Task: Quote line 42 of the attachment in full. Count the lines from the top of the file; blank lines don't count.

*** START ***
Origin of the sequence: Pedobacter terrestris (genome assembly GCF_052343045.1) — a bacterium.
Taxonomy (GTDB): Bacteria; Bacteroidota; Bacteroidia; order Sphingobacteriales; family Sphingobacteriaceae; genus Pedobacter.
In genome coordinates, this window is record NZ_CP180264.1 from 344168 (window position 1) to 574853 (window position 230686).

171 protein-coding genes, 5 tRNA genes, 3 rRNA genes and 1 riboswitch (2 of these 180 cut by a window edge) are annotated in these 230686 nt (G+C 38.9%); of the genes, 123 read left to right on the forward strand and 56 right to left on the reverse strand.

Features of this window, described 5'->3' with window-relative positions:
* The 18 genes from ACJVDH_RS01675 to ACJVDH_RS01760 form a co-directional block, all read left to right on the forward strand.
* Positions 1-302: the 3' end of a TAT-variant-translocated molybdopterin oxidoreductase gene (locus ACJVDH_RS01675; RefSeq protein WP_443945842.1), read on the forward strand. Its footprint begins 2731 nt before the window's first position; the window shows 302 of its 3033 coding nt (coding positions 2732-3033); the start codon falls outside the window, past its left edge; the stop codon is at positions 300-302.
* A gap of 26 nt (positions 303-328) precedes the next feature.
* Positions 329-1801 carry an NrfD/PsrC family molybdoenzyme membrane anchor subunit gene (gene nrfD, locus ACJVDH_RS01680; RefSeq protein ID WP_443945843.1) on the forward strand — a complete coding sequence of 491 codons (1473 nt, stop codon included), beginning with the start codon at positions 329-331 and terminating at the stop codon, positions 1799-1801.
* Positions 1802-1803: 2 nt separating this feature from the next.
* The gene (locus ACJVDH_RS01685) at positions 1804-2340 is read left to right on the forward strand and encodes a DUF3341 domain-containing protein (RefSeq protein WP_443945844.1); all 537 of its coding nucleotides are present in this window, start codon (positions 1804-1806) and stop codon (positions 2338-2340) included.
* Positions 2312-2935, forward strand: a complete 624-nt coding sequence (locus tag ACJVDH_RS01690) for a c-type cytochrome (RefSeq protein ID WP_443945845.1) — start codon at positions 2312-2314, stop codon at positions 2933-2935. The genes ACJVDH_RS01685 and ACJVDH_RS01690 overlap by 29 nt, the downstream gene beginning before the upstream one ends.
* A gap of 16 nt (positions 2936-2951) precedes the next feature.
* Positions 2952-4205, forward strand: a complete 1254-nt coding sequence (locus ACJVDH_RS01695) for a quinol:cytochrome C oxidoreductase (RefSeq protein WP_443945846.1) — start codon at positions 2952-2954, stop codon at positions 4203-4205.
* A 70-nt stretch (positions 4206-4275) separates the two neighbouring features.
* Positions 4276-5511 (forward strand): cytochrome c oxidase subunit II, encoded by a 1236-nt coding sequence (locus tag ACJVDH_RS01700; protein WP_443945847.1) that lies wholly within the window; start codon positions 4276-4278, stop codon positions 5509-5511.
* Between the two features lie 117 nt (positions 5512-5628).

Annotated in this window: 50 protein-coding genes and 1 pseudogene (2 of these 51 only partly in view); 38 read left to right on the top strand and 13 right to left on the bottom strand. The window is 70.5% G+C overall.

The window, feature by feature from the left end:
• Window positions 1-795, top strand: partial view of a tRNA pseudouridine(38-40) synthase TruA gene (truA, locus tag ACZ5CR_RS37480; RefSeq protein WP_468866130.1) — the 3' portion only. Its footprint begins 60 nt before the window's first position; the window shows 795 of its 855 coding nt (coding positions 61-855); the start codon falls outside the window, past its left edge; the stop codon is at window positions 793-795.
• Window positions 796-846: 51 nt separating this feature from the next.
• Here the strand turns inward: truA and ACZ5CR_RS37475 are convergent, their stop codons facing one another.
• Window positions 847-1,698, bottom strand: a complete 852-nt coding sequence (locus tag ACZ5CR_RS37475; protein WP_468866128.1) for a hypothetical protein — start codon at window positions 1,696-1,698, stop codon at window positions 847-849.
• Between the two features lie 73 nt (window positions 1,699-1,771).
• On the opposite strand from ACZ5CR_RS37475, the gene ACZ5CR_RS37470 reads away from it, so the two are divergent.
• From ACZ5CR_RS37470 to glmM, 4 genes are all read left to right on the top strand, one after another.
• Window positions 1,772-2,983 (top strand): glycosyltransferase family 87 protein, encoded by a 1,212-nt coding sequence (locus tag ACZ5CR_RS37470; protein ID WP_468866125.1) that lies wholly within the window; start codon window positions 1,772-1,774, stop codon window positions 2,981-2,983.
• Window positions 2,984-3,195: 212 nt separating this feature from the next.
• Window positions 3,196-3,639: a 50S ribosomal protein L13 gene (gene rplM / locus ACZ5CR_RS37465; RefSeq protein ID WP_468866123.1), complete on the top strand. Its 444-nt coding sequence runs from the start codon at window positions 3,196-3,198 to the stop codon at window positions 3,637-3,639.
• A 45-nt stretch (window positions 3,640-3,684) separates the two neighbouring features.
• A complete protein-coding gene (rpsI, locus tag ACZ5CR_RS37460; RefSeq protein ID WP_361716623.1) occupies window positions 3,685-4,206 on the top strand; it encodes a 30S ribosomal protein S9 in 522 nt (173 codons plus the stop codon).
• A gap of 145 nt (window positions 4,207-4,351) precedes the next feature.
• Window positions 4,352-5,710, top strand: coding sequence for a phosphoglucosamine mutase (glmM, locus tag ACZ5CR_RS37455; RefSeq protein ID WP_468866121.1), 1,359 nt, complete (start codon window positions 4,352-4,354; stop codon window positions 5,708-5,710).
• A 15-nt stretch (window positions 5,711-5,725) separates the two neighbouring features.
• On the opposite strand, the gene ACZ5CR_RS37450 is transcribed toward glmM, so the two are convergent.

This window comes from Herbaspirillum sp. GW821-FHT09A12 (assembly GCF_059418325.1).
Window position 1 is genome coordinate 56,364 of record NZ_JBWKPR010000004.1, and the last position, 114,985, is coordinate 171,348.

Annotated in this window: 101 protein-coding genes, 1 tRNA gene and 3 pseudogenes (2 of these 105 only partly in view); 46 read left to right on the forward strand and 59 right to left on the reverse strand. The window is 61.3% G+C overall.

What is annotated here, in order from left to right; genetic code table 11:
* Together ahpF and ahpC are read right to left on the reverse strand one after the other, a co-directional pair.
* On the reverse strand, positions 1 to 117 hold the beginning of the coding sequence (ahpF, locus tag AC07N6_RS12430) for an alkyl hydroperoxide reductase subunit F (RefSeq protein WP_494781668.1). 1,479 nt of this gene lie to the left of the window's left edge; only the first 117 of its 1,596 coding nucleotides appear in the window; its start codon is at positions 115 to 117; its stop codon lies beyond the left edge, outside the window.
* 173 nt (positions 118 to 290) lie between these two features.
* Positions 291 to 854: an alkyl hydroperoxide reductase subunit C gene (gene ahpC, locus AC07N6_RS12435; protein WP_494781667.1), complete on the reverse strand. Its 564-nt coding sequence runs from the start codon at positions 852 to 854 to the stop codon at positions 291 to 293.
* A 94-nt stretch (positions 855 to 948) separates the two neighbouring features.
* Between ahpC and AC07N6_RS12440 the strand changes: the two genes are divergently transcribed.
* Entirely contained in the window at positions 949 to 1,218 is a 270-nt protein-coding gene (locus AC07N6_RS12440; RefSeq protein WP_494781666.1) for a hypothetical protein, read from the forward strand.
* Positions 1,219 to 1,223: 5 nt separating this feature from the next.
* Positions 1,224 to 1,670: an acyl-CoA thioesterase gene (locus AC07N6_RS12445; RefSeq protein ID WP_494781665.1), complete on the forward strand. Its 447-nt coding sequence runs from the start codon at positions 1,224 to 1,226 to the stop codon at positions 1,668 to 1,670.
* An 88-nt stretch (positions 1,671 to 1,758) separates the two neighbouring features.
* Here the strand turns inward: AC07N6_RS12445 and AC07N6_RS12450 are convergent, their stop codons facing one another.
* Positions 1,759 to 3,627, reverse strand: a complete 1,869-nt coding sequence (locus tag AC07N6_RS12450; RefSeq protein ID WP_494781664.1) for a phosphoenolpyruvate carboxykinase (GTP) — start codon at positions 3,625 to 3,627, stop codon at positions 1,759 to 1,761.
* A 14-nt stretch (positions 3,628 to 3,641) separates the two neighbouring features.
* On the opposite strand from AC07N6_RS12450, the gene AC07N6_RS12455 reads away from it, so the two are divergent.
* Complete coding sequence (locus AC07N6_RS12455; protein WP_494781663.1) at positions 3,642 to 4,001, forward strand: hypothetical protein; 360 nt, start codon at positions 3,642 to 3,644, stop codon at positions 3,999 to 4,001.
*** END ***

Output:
* 173 nt (positions 118 to 290) lie between these two features.